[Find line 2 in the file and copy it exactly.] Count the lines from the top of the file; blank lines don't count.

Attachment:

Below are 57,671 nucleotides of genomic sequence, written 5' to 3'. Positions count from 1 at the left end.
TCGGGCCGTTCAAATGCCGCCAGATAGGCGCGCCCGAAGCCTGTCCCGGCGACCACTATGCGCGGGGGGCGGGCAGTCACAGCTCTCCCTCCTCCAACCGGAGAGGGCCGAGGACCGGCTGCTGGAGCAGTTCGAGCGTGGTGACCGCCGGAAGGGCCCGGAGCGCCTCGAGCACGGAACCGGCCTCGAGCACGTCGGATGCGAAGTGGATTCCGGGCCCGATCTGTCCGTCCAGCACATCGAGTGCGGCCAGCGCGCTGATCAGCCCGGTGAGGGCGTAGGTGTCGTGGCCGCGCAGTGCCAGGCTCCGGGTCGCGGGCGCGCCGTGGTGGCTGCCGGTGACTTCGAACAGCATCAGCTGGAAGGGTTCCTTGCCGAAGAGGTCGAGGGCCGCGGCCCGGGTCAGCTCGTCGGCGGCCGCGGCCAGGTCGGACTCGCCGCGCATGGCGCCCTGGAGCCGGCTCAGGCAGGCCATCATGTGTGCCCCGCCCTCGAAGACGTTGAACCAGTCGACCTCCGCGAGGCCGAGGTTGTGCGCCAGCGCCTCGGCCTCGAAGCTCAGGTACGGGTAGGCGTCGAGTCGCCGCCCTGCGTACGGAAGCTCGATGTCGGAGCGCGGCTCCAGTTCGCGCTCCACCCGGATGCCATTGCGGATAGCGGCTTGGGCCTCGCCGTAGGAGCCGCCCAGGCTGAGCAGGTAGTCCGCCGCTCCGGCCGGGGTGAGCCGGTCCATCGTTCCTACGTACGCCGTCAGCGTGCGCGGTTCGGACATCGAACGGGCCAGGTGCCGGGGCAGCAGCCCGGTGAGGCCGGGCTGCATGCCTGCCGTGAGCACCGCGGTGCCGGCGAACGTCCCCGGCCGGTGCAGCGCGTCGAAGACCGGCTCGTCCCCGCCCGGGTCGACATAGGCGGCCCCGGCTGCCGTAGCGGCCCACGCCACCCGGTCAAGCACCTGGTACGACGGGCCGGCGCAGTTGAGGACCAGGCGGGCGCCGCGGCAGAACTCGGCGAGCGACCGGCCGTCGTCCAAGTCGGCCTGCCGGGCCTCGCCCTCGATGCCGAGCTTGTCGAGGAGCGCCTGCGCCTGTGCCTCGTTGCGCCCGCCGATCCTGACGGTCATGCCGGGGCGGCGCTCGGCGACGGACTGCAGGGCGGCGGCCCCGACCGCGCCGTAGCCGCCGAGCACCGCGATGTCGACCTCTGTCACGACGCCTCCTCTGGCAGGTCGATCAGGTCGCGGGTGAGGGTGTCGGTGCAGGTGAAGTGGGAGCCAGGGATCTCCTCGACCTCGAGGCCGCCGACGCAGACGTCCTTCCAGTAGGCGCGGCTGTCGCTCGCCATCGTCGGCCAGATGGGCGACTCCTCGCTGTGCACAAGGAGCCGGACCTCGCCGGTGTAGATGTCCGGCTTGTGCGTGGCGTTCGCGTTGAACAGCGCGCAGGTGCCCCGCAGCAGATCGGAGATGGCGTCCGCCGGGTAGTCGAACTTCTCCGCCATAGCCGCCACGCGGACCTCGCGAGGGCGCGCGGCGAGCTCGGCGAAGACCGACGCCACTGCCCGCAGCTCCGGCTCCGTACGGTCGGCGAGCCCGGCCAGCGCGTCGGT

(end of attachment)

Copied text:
TCGGGCCGTTCAAATGCCGCCAGATAGGCGCGCCCGAAGCCTGTCCCGGCGACCACTATGCGCGGGGGGCGGGCAGTCACAGCTCTCCCTCCTCCAACCGGAGAGGGCCGAGGACCGGCTGCTGGAGCAGTTCGAGCGTGGTGACCGCCGGAAGGGCCCGGAGCGCCTCGAGCACGGAACCGGCCTCGAGCACGTCGGATGCGAAGTGGATTCCGGGCCCGATCTGTCCGTCCAGCACATCGAGTGCGGCCAGCGCGCTGATCAGCCCGGTGAGGGCGTAGGTGTCGTGGCCGCGCAGTGCCAGGCTCCGGGTCGCGGGCGCGCCGTGGTGGCTGCCGGTGACTTCGAACAGCATCAGCTGGAAGGGTTCCTTGCCGAAGAGGTCGAGGGCCGCGGCCCGGGTCAGCTCGTCGGCGGCCGCGGCCAGGTCGGACTCGCCGCGCATGGCGCCCTGGAGCCGGCTCAGGCAGGCCATCATGTGTGCCCCGCCCTCGAAGACGTTGAACCAGTCGACCTCCGCGAGGCCGAGGTTGTGCGCCAGCGCCTCGGCCTCGAAGCTCAGGTACGGGTAGGCGTCGAGTCGCCGCCCTGCGTACGGAAGCTCGATGTCGGAGCGCGGCTCCAGTTCGCGCTCCACCCGGATGCCATTGCGGATAGCGGCTTGGGCCTCGCCGTAGGAGCCGCCCAGGCTGAGCAGGTAGTCCGCCGCTCCGGCCGGGGTGAGCCGGTCCATCGTTCCTACGTACGCCGTCAGCGTGCGCGGTTCGGACATCGAACGGGCCAGGTGCCGGGGCAGCAGCCCGGTGAGGCCGGGCTGCATGCCTGCCGTGAGCACCGCGGTGCCGGCGAACGTCCCCGGCCGGTGCAGCGCGTCGAAGACCGGCTCGTCCCCGCCCGGGTCGACATAGGCGGCCCCGGCTGCCGTAGCGGCCCACGCCACCCGGTCAAGCACCTGGTACGACGGGCCGGCGCAGTTGAGGACCAGGCGGGCGCCGCGGCAGAACTCGGCGAGCGACCGGCCGTCGTCCAAGTCGGCCTGCCGGGCCTCGCCCTCGATGCCGAGCTTGTCGAGGAGCGCCTGCGCCTGTGCCTCGTTGCGCCCGCCGATCCTGACGGTCATGCCGGGGCGGCGCTCGGCGACGGACTGCAGGGCGGCGGCCCCGACCGCGCCGTAGCCGCCGAGCACCGCGATGTCGACCTCTGTCACGACGCCTCCTCTGGCAGGTCGATCAGGTCGCGGGTGAGGGTGTCGGTGCAGGTGAAGTGGGAGCCAGGGATCTCCTCGACCTCGAGGCCGCCGACGCAGACGTCCTTCCAGTAGGCGCGGCTGTCGCTCGCCATCGTCGGCCAGATGGGCGACTCCTCGCTGTGCACAAGGAGCCGGACCTCGCCGGTGTAGATGTCCGGCTTGTGCGTGGCGTTCGCGTTGAACAGCGCGCAGGTGCCCCGCAGCAGATCGGAGATGGCGTCCGCCGGGTAGTCGAACTTCTCCGCCATAGCCGCCACGCGGACCTCGCGAGGGCGCGCGGCGAGCTCGGCGAAGACCGACGCCACTGCCCGCAGCTCCGGCTCCGTACGGTCGGCGAGCCCGGCCAGCGCGTCGGT